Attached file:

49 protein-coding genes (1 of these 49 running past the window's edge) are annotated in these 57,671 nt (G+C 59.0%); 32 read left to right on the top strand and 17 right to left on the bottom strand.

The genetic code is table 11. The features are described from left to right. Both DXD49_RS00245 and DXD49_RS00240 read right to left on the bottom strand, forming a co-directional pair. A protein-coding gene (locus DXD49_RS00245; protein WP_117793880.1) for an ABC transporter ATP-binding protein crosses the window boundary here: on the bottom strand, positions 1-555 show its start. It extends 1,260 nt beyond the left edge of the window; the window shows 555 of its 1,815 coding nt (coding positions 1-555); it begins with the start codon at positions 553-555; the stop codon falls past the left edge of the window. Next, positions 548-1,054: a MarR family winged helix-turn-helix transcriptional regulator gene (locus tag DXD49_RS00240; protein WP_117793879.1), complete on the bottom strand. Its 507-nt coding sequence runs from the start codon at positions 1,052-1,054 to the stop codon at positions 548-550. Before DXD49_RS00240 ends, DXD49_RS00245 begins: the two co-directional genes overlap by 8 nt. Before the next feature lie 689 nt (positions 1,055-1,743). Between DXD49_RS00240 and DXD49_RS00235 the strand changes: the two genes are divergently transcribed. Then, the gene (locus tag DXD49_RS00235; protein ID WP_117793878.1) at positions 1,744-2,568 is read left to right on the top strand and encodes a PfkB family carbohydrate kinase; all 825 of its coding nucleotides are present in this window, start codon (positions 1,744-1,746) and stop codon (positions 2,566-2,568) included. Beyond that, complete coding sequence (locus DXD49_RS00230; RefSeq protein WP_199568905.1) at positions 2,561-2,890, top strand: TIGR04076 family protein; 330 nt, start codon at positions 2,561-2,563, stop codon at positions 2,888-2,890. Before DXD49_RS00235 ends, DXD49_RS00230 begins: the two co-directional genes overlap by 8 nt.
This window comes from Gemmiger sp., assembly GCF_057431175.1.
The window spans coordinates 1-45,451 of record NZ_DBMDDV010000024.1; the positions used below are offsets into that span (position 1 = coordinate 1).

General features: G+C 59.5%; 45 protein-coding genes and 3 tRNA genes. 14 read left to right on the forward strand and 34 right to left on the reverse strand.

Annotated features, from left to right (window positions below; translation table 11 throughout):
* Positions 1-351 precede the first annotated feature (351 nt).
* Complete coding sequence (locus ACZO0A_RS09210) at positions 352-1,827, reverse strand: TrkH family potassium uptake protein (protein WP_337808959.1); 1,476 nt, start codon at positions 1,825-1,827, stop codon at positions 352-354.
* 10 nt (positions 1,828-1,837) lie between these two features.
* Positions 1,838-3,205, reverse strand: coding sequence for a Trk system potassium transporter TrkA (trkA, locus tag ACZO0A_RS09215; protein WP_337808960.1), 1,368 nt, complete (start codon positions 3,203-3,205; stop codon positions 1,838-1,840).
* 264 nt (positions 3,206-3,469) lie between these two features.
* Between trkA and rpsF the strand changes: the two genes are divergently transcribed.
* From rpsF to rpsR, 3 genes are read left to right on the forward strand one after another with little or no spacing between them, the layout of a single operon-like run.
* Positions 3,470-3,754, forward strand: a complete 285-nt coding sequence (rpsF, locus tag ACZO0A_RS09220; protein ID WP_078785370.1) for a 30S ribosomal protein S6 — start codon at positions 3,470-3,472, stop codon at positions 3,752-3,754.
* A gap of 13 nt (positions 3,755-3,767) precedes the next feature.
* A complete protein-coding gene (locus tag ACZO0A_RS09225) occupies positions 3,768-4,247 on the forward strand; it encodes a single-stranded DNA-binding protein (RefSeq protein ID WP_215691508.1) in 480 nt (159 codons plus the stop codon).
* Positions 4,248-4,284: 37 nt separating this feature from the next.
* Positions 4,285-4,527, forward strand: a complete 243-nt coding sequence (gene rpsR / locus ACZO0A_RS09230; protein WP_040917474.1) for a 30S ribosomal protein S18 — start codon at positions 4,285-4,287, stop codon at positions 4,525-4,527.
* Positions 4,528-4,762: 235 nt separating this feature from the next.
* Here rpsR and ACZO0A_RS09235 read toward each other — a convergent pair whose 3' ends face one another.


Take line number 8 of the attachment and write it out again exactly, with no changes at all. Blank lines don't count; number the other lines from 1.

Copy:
* Complete coding sequence (locus ACZO0A_RS09210) at positions 352-1,827, reverse strand: TrkH family potassium uptake protein (protein WP_337808959.1); 1,476 nt, start codon at positions 1,825-1,827, stop codon at positions 352-354.